Friday, October 22, 2004
Early libraries tried to create a whole bunch of categories, then assign each book to a category. It was rather quickly discovered that these fixed categories didn't work very well for the real world, that almost nothing is *about* a single subject, that the whole idea of "about" is very context-based. So when in computing, say as in RDF, we see "rdf:about", or in Topic Maps we see "subjectIndicatorRef", we should be very suspicious, or at least very careful. Nothing has or is just one subject. The statement of subject-hood is contextual.
. . .I'm still working on this one, so I'm not claiming any answer here. But my feeling is that we shouldn't be looking for a set of fixed categories but rather a particular *approach* to modeling. I say this because it's patently obvious from a simple look at reality (rather than say, mathematics) that fixed categories simply don't exist except in the most simplistic of views, and definitions are exactly like categories, i.e., they too are contextual, many-layered, recursive. So the only way I can see to deal with this is to simply stop categorizing, stop defining, and begin to look at processes of categorizing, processes of defining. It's the processes that we need to focus on. I think this is the same thing neuroscience is coming to in trying to understand the human brain: that the brain is not composed of a bunch of Topics, it is composed of a bunch of Associations. That Topics don't exist, except as the confluence of a whole lot of Associations. (I use Topic Map termino- logy here because I am also emphasizing that I think we can still use Topic Map technology to do information or "knowledge" modeling; we just need to alter our approach a bit when talking about subject identity.) The problem is that almost the entirety of western culture is built upon thousands of years of thinking about things as subjects, as categories, as identifiable "types", when I believe reality is telling us otherwise. See also:Bernard Vatant Yes. If identification needs a context, then how do you *identify the context*? Jack Park pushed to me lately some authors who go as far as to say that, in general, the fact that two things are identical (read, the identity of a subject) is formally undecidable. more things change more they are same If we follow those tracks, yes, identity can only be established on a pragmatic basis. IOW there are effective ways to agree on process of identification in a given context, but no universal way to assert the identity of something (or someone). For example, there are many contexts in which I can be identified by various identifiers and protocols (email address, phone number, credit card number, welfare number, passport number ...) but I figure that none of those, or any other, can pretend to carry "my identity" (not even my fully decrypted DNA) in *any context*.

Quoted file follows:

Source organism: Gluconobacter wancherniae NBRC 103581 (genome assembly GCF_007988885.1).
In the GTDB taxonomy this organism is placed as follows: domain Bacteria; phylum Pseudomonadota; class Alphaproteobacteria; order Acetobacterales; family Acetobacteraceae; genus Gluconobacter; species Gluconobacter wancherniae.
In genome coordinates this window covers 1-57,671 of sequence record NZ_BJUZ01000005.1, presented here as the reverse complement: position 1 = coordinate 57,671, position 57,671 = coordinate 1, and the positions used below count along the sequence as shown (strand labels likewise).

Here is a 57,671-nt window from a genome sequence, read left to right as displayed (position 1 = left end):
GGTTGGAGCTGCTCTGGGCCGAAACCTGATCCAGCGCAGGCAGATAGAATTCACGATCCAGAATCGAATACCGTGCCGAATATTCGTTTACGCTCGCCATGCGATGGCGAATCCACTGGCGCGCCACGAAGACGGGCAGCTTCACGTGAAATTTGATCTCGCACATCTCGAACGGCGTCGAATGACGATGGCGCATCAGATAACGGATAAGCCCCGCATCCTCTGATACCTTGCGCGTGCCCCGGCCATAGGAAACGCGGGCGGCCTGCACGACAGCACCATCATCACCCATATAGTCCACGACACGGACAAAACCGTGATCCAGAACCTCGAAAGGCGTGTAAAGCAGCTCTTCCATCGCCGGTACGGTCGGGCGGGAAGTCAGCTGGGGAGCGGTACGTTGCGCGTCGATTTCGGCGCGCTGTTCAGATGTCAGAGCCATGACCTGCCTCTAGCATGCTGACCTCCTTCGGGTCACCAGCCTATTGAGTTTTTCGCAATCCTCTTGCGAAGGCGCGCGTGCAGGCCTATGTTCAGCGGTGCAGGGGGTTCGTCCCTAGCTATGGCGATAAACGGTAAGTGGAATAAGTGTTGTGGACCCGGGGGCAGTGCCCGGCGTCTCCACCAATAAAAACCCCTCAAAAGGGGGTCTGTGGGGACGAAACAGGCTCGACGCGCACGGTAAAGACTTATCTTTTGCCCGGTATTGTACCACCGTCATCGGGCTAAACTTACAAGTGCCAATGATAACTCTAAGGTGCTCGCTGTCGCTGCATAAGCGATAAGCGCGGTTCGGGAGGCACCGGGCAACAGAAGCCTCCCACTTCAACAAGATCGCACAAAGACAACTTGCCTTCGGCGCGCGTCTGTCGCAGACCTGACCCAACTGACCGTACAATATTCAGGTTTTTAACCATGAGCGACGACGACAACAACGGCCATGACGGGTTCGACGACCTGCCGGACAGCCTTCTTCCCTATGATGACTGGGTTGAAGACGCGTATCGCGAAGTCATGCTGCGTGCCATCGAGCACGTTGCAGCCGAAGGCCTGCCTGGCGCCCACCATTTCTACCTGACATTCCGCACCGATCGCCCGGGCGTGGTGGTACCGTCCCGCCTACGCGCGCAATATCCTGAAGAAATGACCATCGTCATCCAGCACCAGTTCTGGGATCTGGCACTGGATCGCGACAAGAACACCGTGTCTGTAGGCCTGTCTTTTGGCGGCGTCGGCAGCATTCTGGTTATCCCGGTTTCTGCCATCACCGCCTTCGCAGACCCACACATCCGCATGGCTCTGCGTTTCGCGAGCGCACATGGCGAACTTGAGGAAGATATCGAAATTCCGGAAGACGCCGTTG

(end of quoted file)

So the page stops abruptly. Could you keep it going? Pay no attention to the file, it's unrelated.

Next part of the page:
. . .This has been the succesful approach of Quantum Mechanics in Physics: be agnostic about the existence of entities out there in the physical world, focus on measure protocols. That's why I've been much impressed by the approach developed lately here by Lutz on "Subject Identity Measure". See the identification protocols the same way as measure protocols in certainly the way forward. See also:Jack Park Issue is identity, and that's where I think that the Steve Newcomb approach to disclosure of identity rules starts to make sense. Yup. Identity really is context sensitive, and, again, my interpretation at work here, the TMRM permits the derivation of identity through scoped assertions, as addressed in the required disclosures. Maybe there's a better way to accomplish the implementation of context-sensitive identification of subjects, or at least, maybe there's a different way. But, the TMRM, in my view, seems to want to address this particular issue directly.
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